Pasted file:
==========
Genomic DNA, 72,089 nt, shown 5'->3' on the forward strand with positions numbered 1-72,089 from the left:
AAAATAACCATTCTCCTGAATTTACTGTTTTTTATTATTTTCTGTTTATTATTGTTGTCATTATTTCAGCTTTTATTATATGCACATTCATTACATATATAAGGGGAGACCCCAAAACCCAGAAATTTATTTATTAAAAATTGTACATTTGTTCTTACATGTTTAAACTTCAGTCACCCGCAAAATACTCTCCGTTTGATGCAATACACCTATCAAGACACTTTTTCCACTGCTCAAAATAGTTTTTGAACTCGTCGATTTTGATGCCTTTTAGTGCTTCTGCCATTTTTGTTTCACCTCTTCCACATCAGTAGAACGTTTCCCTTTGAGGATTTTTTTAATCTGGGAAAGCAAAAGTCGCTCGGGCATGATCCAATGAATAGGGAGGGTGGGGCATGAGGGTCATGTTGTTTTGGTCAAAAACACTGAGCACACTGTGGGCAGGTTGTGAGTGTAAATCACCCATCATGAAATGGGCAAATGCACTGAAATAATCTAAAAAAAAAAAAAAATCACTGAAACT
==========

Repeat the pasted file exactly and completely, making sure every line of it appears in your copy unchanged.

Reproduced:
Genomic DNA, 72,089 nt, shown 5'->3' on the forward strand with positions numbered 1-72,089 from the left:
AAAATAACCATTCTCCTGAATTTACTGTTTTTTATTATTTTCTGTTTATTATTGTTGTCATTATTTCAGCTTTTATTATATGCACATTCATTACATATATAAGGGGAGACCCCAAAACCCAGAAATTTATTTATTAAAAATTGTACATTTGTTCTTACATGTTTAAACTTCAGTCACCCGCAAAATACTCTCCGTTTGATGCAATACACCTATCAAGACACTTTTTCCACTGCTCAAAATAGTTTTTGAACTCGTCGATTTTGATGCCTTTTAGTGCTTCTGCCATTTTTGTTTCACCTCTTCCACATCAGTAGAACGTTTCCCTTTGAGGATTTTTTTAATCTGGGAAAGCAAAAGTCGCTCGGGCATGATCCAATGAATAGGGAGGGTGGGGCATGAGGGTCATGTTGTTTTGGTCAAAAACACTGAGCACACTGTGGGCAGGTTGTGAGTGTAAATCACCCATCATGAAATGGGCAAATGCACTGAAATAATCTAAAAAAAAAAAAAAATCACTGAAACT